Hypothermic Ashland woman wasn't sexually assaulted, police say

Police no longer have reason to suspect an Ashland woman who was found unconscious and hypothermic on Clear Creek Drive on New Year's Day was abducted and sexually assaulted, the police chief said today.

Detectives believe the woman was partially naked and appeared badly beaten as a result of extreme hypothermia, which can lead victims to remove their clothes and can cause their skin to become blue and puffy, Ashland Police Chief Terry Holderness said.

None of the evidence submitted to the Department of State Police Forensic Laboratory and returned to Ashland police late last week suggests that the woman had been sexually assaulted, he said.

The woman had been drinking but did not appear to be highly intoxicated when she left a party in the hills above downtown at 2 a.m. on Jan. 1, partygoers told police. Officers believe the woman began walking home and, at some point, became hypothermic and disoriented, leading her to eventually pass out on Clear Creek Drive, Holderness said.

Police have been hesitant to release information about the victim, but say she is approximately 30 years old and remembers little about what occurred between the time she left the party and woke up in the hospital more than a day later.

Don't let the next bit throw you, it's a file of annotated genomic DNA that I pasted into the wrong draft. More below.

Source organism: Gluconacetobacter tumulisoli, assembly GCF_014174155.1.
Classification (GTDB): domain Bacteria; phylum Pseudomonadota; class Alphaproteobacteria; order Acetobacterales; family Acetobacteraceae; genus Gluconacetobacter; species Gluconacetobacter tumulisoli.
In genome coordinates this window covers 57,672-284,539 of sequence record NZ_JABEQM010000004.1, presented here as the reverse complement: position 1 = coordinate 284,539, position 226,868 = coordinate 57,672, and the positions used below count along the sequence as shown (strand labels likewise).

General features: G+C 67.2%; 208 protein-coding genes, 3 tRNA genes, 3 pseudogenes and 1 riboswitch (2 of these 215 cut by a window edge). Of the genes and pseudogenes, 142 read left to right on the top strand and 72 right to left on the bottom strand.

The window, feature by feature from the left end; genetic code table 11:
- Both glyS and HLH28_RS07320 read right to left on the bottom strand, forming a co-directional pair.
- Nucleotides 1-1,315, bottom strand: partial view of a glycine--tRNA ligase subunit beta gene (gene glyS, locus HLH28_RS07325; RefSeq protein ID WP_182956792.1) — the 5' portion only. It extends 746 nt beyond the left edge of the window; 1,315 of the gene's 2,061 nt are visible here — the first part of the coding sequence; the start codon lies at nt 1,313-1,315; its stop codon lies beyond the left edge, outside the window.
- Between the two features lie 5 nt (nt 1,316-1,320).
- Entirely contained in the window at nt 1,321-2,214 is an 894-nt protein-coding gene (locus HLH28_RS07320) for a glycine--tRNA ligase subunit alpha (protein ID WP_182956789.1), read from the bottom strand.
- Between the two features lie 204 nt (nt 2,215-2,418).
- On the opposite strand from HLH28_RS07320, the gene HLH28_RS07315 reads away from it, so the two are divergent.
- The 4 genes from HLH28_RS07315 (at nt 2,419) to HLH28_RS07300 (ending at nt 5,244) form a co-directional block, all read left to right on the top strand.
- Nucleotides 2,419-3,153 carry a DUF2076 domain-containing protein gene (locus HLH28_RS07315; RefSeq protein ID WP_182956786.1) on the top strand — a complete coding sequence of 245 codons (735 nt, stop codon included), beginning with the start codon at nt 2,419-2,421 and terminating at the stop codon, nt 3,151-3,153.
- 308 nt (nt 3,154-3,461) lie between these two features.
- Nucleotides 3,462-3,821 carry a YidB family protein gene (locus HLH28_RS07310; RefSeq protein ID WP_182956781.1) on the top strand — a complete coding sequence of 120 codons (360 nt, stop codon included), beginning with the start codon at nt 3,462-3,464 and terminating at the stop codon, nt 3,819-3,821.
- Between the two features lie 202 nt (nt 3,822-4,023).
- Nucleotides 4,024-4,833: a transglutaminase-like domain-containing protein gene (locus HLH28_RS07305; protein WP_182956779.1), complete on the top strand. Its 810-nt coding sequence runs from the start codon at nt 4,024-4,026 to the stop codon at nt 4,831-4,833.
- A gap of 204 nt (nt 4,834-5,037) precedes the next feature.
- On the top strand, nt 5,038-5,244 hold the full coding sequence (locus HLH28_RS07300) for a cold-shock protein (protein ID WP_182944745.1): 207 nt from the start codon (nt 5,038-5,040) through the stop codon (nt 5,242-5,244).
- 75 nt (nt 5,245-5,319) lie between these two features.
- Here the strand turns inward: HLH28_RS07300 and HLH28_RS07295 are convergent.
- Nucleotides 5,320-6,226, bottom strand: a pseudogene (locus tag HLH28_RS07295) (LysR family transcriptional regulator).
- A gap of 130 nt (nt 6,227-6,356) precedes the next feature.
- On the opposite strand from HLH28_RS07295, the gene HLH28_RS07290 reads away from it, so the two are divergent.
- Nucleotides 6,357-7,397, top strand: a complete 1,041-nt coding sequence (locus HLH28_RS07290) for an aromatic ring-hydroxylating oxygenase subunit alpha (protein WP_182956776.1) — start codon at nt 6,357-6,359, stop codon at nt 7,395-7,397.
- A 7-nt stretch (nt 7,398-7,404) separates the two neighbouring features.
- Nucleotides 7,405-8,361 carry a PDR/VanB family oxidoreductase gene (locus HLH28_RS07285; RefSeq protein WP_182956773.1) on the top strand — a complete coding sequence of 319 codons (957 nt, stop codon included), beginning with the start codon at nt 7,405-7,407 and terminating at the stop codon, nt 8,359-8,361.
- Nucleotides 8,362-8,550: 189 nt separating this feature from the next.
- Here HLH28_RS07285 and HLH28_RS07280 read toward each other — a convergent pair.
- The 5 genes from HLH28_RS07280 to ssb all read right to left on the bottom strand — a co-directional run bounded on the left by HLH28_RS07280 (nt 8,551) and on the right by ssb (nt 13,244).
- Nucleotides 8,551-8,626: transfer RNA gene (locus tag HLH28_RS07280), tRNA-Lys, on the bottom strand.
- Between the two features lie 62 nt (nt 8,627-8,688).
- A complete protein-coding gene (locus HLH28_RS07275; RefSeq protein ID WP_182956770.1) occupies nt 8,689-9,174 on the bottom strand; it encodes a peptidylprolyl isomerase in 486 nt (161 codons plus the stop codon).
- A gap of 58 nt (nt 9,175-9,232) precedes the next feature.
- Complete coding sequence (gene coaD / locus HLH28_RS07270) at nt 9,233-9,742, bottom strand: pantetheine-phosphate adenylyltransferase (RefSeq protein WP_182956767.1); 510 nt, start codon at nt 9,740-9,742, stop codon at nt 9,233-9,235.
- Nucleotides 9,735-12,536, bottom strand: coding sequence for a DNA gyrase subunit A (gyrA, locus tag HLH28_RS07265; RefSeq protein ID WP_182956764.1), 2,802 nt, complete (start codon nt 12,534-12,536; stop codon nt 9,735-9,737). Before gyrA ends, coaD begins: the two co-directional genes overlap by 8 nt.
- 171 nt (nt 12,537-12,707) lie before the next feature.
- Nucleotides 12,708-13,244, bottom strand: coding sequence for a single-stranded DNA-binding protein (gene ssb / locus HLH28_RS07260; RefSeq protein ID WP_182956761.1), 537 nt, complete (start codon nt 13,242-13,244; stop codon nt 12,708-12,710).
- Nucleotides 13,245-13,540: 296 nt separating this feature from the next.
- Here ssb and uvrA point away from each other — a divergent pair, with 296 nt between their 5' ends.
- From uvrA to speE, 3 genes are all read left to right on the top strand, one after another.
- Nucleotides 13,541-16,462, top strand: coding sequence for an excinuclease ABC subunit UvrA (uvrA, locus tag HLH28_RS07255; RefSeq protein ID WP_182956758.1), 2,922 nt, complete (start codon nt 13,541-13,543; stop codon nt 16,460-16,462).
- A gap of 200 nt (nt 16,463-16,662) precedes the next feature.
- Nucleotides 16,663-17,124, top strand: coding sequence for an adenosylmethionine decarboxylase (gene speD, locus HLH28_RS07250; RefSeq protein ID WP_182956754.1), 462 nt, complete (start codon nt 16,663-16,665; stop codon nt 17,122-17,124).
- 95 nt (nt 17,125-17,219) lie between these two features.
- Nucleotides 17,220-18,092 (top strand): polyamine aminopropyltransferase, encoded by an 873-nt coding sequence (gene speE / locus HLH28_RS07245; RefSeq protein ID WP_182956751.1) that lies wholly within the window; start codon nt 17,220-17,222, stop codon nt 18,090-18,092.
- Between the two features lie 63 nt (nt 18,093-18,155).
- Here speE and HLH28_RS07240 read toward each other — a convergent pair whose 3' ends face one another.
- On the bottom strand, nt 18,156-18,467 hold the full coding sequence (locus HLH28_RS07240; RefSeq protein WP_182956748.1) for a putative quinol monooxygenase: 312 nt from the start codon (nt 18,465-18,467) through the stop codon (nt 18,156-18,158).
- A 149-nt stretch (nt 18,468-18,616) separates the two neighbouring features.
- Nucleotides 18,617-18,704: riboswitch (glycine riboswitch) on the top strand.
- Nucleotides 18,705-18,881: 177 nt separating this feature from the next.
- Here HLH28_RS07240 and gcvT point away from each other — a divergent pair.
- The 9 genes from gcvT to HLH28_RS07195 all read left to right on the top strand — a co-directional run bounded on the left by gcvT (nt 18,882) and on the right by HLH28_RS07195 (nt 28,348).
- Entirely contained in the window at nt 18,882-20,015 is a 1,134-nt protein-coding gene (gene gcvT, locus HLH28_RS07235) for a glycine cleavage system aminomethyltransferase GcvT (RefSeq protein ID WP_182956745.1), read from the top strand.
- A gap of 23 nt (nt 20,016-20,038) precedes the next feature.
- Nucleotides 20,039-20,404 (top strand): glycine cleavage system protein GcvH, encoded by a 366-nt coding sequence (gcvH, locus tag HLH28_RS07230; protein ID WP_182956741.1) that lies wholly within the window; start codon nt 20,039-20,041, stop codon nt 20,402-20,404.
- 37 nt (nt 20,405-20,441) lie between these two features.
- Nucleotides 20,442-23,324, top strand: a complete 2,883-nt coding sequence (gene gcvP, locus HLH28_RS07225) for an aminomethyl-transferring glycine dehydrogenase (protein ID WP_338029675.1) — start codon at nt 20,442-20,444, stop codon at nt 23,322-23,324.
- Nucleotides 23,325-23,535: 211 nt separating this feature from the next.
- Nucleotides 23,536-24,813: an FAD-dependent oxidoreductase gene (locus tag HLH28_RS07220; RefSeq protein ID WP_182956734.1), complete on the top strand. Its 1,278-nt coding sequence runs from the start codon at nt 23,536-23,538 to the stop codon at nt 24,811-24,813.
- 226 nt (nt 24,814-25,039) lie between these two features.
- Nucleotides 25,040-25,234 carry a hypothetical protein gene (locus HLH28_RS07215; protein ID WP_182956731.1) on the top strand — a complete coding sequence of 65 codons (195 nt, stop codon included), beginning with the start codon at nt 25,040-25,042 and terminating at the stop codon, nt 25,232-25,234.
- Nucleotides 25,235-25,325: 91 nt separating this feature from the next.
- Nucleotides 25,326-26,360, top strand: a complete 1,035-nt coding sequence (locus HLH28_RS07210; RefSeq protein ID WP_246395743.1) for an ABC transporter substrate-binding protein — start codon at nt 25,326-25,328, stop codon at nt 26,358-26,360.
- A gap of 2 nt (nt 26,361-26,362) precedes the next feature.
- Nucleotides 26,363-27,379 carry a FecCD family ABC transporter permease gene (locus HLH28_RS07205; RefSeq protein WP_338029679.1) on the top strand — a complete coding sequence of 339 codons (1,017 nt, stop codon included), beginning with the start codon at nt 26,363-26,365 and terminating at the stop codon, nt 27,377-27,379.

A passer-by discovered the woman at noon on Jan. 1 and called 9-1-1. According to police reports, the victim was lying on the sidewalk at the dead-end portion of Clear Creek Drive, off North Mountain Avenue, a semi-rural area near railroad tracks and a construction project.

The woman appeared near death when officials arrived on the scene, police said.

About two weeks after the incident, the victim began to remember bits of what transpired after she left the party, Holderness said. It's not unusual for people to experience memory lapses following hypothermia, he said.

“She doesn't believe she was sexually assaulted,” he said. “She does remember struggling, but she thinks she was alone, and that's consistent with hypothermia, which causes disorientation and sometimes unusual behaviors.”

Temperatures were hovering around 34 degrees at the time the woman was found, but they had plunged lower during the rainy night before. The woman, who had recently moved to Ashland, had been wearing a jacket and pants, Holderness said.

“Obviously they were not warm enough,” he said. “She wasn't dressed appropriately for cold weather.”

- Ashland Daily Tidings

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